Skip to main content









Donation Heart Ribbon

Review: "West of Memphis"

January 25, 2013 6:09 p.m.

KPBS film critic Beth Accomando reviews "West of Memphis"

Related Story: Review: 'West of Memphis'


This is a rush transcript created by a contractor for KPBS to improve accessibility for the deaf and hard-of-hearing. Please refer to the media file as the formal record of this interview. Opinions expressed by guests during interviews reflect the guest’s individual views and do not necessarily represent those of KPBS staff, members or its sponsors.

ANCHOR INTRO: The case of the West Memphis 3 is the subject of the documentary "West of Memphis" opening today at Landmark's Hillcrest Cinemas. KPBS arts reporter Beth Accomando says sometimes a documentary is worth seeing even if it's not well made.

MEMPHIS 1 (ba)

The West Memphis 3 have been the subject of multiple films and books. The 1993 Arkansas case involves the murder of three 8-year old boys and the 3 teenagers accused of killing them. The teenage boys were convicted of the crime and became the focus of a movement called Free the West Memphis 3. "West of Memphis" is a new documentary that revisits the case. It mixes new interviews with archive footage.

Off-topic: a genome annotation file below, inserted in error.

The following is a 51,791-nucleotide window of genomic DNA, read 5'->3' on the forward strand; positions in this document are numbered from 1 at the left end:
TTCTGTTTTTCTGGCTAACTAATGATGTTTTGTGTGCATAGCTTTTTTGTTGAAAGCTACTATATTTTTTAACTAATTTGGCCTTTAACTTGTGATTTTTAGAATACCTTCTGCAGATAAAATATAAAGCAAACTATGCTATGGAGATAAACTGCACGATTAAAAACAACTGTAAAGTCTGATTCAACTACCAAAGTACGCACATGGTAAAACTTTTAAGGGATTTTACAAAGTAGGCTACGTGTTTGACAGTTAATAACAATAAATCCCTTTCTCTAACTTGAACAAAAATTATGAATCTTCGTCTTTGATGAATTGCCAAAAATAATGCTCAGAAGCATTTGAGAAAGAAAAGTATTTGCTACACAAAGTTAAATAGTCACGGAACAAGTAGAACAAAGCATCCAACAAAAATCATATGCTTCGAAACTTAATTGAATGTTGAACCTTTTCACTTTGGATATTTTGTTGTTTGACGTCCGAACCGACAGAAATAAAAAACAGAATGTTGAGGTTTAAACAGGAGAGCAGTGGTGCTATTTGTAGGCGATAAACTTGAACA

CLIP Talk about what has been so impactful in this case that has changed your mind because that day you believed he was the killer... That day I believed what the state told me. And it took quite a while being blinded and when I finally got my answers none of the roads led to the three in prison. (:19)

The film looks to two horror stories: one being the murder of children and the other about innocent people wrongfully convicted. But we remain deeply frustrated by the final outcome. The State of Arkansas' refusal to even consider it might've made a mistake remains an offense to both the victims, whose real killer is still free, and to the innocent men who spent more than a decade in prison and have yet to be officially exonerated of their crimes.

Documentaries can sometimes be worthwhile and powerful even if when flawed. Such is the case with "West of Memphis." Director Amy Berg does some extraordinary research but doesn't know how to effectively assemble her information or provide the most compelling and enlightening narrative.

Beth Accomando, KPBS News.